PROVIDENCE, R.I. (WPRI) – The Rhode Island Senate’s Democratic and Republican leaders said Wednesday they have filed legislation to expel state Sen. Nicholas Kettle from the chamber following his indictment last week.
The bill to remove Kettle, R-Coventry, will be taken up by the Senate Judiciary Committee next Tuesday once the General Assembly returns from its winter break. The state constitution requires a two-thirds vote of senators to expel a lawmaker.
State leaders say no legislator has ever been expelled under that provision since the current Rhode Island constitution was adopted 175 years ago. In an interview, however, Senate President Dominick Ruggerio made clear he hopes Kettle resigns rather than force the senators to vote to remove him.
“This is a sad day for the Senate,” Ruggerio said.
Kettle, 27, was first elected in 2010 at the age of 20 and has been re-elected three times since in Senate District 21. He has been charged in two criminal cases, one concerning alleged video voyeurism involving his ex-girlfriend and the other involving accusations that he extorted a Senate page for sex in 2011.
“As of noon today, a sheriff is in the process of serving Mr. Kettle and his attorney with notice of the hearing, at which he will have the opportunity to offer a defense,” a Senate spokesman said.
Paul DiMaio, Kettle’s attorney, said the senator was speaking with his family and would likely decide Wednesday night whether to resign. If he does not step down, they will attend the hearing on Tuesday, DiMaio said.
The bill is sponsored by all of the chamber’s top leaders: Ruggerio, Senate Minority Leader Dennis Algiere, Senate Majority Leader Michael McCaffrey, Senate Majority Whip Maryellen Goodwin, and Senate Judiciary Chairwoman Erin Lynch Prata. All but Algiere are Democrats.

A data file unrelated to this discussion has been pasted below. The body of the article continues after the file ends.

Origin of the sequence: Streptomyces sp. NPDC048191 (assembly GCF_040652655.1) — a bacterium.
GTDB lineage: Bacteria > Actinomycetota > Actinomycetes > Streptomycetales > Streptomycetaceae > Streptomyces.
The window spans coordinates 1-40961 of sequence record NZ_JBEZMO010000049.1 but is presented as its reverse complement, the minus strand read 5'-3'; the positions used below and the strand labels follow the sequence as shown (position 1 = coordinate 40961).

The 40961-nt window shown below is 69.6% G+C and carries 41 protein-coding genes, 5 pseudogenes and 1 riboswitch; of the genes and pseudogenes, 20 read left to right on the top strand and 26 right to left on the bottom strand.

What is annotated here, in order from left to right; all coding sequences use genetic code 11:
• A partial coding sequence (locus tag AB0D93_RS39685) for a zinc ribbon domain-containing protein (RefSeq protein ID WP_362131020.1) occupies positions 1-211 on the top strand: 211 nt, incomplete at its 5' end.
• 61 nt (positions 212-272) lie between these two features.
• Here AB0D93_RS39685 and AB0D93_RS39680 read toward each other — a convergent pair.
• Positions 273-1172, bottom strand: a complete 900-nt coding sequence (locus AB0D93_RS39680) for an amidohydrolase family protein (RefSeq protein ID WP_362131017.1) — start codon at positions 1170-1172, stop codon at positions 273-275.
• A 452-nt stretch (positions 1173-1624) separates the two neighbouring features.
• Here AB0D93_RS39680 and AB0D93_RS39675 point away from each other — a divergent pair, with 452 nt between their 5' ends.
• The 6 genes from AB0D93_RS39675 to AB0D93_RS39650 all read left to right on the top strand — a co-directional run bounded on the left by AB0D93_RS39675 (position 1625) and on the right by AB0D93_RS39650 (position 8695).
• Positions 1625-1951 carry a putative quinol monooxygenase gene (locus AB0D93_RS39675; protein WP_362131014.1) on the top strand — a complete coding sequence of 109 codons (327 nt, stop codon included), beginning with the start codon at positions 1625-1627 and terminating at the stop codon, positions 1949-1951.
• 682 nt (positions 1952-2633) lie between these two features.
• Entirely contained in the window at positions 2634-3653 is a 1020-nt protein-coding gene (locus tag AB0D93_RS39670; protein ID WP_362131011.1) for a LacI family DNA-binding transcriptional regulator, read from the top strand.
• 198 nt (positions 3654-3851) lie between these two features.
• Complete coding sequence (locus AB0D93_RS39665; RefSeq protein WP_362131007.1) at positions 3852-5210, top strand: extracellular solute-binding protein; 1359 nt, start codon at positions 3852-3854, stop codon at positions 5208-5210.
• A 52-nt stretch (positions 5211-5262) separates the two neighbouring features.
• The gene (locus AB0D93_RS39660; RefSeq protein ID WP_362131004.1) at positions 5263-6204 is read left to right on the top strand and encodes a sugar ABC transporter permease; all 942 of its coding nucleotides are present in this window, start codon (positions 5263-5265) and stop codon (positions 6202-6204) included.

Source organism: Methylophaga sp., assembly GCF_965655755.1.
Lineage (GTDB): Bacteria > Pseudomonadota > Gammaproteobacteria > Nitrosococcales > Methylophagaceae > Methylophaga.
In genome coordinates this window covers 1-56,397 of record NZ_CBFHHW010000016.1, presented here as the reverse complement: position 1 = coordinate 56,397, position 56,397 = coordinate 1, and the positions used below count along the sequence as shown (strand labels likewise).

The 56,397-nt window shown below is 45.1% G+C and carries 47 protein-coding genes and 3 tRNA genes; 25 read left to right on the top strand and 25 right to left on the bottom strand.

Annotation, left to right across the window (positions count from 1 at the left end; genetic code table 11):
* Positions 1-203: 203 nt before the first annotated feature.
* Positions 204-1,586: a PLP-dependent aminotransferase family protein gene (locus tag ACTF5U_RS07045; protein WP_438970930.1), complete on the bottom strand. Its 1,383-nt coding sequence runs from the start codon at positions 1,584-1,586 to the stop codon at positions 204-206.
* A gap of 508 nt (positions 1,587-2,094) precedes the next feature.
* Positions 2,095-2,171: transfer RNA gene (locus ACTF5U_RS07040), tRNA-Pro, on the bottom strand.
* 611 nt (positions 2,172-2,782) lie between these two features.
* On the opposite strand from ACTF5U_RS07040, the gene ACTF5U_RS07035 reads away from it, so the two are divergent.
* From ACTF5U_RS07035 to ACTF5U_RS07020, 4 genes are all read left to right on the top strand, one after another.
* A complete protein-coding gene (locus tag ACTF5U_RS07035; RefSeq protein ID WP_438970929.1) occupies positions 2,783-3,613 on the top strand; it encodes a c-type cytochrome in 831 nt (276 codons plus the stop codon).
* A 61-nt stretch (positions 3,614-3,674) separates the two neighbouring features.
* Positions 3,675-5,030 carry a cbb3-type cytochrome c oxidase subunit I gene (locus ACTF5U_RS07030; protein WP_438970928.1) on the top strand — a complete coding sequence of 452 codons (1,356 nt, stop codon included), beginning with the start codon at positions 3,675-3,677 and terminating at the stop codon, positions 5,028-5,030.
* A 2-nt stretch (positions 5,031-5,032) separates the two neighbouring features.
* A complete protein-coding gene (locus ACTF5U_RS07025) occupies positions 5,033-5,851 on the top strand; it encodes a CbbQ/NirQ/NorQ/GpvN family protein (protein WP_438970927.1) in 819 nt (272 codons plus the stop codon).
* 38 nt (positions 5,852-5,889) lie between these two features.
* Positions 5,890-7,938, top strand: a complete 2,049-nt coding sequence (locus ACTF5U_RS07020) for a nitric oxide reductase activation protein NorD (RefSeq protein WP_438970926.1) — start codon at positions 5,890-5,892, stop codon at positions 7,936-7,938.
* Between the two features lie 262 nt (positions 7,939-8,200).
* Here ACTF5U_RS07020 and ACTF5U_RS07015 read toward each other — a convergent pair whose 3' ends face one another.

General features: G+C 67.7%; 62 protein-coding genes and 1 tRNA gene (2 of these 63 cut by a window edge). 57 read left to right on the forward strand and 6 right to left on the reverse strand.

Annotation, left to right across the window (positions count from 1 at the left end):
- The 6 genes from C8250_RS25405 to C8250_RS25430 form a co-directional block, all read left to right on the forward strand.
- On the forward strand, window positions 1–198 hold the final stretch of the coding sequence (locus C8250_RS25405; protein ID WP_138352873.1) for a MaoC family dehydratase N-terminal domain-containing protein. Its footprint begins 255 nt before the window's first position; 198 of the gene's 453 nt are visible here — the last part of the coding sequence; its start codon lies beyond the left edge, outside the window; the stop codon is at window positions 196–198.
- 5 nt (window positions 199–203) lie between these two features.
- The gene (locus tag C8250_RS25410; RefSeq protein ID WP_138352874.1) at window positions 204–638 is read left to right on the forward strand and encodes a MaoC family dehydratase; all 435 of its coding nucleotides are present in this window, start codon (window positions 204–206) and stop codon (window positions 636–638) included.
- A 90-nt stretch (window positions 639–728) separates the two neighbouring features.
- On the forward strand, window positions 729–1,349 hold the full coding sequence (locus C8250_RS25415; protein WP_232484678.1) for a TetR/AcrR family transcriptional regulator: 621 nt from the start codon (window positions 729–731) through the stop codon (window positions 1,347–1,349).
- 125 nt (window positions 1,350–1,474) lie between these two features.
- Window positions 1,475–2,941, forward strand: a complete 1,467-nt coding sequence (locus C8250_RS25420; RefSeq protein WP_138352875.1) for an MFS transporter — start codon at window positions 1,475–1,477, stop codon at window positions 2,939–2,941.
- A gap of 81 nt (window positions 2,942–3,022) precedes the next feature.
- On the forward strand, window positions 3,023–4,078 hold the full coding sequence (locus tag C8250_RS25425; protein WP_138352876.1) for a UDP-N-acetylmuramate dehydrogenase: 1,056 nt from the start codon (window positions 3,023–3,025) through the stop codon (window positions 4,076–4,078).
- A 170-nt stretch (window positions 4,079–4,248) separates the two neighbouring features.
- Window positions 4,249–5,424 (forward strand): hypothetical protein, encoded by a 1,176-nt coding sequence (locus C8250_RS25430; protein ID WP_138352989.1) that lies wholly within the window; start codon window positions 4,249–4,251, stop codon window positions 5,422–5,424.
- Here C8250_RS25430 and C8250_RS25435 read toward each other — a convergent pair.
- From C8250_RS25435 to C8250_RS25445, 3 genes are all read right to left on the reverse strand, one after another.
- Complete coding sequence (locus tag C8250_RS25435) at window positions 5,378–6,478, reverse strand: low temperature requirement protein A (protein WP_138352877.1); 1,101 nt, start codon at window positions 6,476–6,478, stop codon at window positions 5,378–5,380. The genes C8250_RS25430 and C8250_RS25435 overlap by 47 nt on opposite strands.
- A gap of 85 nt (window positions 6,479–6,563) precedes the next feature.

The newly filed legislation cites a “pattern of bad behavior” by Kettle that also includes a $6,000 fine levied against him last December for campaign-finance violations. It describes the allegations involving the page, who was a minor at the time, as “repugnant” and says the Senate must “provide a safe work environment to the existing members of the Senate Page program.”
If Kettle is expelled, he would be required to immediately hand over to law enforcement his Senate ID and badge, his State House keys and parking pass, and his Senate licenses plates. His seat would remain vacant until voters choose a replacement in the November election.
The Rhode Island chapter of the ACLU has expressed concern about the Senate’s move to expel Kettle. “As serious as the criminal charges are, so too is the act of expelling a democratically elected legislator from the seat he earned from the voters of his district,” ACLU executive director Steven Brown wrote in a letter Tuesday.
As of Tuesday evening, 20 of Kettle’s 36 fellow sitting senators had told Eyewitness News they would vote to expel him, short of a two-thirds majority. One senator was undecided, and the other 15 had not yet responded to inquiries. No senator had gone on the record opposing expulsion.
Ruggerio has ordered a review of the page program, and said he has met with the pages to make sure they know to whom to report any misconduct by a senator or other staffer.
“This is something that affects the State House itself,” Ruggerio said. “It’s not something that was outside the building, something personal. It affected someone that was employed in this building as a page, and that’s really disconcerting to us right now.”Ted Nesi (firstname.lastname@example.org) covers politics and the economy for WPRI.com. He is a weekly panelist on Newsmakers and hosts Executive Suite. Follow him on Twitter and Facebook